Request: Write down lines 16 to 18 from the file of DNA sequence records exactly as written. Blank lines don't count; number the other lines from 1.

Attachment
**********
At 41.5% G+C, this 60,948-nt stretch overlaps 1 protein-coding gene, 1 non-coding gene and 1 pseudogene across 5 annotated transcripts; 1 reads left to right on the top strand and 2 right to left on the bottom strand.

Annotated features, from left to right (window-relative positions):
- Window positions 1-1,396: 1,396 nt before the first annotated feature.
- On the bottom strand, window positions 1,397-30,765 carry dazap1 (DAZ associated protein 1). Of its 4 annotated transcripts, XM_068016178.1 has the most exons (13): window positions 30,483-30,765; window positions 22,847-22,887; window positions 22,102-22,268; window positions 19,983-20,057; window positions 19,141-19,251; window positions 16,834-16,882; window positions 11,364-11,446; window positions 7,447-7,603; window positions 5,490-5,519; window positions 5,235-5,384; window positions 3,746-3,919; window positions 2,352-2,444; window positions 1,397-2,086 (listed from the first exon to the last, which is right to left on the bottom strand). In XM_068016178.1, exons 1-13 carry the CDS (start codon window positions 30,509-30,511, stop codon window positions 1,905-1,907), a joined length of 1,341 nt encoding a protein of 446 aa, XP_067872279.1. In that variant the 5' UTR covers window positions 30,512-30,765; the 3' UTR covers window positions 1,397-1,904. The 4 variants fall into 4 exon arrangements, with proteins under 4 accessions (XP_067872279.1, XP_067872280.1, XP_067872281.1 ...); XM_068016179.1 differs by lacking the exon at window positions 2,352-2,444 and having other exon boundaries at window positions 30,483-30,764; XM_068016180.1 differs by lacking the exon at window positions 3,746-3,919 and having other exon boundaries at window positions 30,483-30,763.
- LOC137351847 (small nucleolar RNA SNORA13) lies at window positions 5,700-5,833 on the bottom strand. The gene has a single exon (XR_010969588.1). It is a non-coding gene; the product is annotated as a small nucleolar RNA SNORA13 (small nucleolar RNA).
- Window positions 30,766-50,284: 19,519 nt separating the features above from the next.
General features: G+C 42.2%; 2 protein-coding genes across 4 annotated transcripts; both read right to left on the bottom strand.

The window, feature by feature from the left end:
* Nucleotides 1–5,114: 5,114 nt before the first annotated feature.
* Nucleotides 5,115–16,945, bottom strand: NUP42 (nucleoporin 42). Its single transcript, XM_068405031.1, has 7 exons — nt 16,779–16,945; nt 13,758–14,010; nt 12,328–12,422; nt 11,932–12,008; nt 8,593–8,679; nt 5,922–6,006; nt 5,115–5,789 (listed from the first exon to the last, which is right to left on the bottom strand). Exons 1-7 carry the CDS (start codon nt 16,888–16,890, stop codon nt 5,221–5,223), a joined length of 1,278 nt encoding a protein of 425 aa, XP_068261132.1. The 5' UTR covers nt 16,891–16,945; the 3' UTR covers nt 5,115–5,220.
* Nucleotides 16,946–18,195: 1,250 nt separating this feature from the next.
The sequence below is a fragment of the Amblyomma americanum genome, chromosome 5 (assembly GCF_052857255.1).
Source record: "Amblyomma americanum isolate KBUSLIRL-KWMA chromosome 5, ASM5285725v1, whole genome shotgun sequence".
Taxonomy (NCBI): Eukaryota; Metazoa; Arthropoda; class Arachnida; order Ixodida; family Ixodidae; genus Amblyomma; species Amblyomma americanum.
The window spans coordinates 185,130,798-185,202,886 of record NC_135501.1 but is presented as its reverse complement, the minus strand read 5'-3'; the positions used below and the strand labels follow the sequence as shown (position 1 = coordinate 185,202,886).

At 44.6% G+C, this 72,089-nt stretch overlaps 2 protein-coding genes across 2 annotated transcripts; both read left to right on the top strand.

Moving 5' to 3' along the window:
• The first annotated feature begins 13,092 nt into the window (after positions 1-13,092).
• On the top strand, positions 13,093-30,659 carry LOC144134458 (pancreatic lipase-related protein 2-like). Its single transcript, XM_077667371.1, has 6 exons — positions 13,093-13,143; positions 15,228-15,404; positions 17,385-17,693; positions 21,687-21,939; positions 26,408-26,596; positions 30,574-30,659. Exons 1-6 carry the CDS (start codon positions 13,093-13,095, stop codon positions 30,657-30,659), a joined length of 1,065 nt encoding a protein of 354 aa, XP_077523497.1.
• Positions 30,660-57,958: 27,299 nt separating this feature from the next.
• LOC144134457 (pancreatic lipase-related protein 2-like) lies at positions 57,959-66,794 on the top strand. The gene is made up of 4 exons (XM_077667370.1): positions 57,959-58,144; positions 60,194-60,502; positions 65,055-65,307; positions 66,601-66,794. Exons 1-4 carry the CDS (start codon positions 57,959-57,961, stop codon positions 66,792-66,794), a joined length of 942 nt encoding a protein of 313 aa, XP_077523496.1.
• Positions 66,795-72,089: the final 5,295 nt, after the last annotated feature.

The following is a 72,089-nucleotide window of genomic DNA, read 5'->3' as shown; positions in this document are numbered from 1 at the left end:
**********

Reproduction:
At 44.6% G+C, this 72,089-nt stretch overlaps 2 protein-coding genes across 2 annotated transcripts; both read left to right on the top strand.

Moving 5' to 3' along the window:
• The first annotated feature begins 13,092 nt into the window (after positions 1-13,092).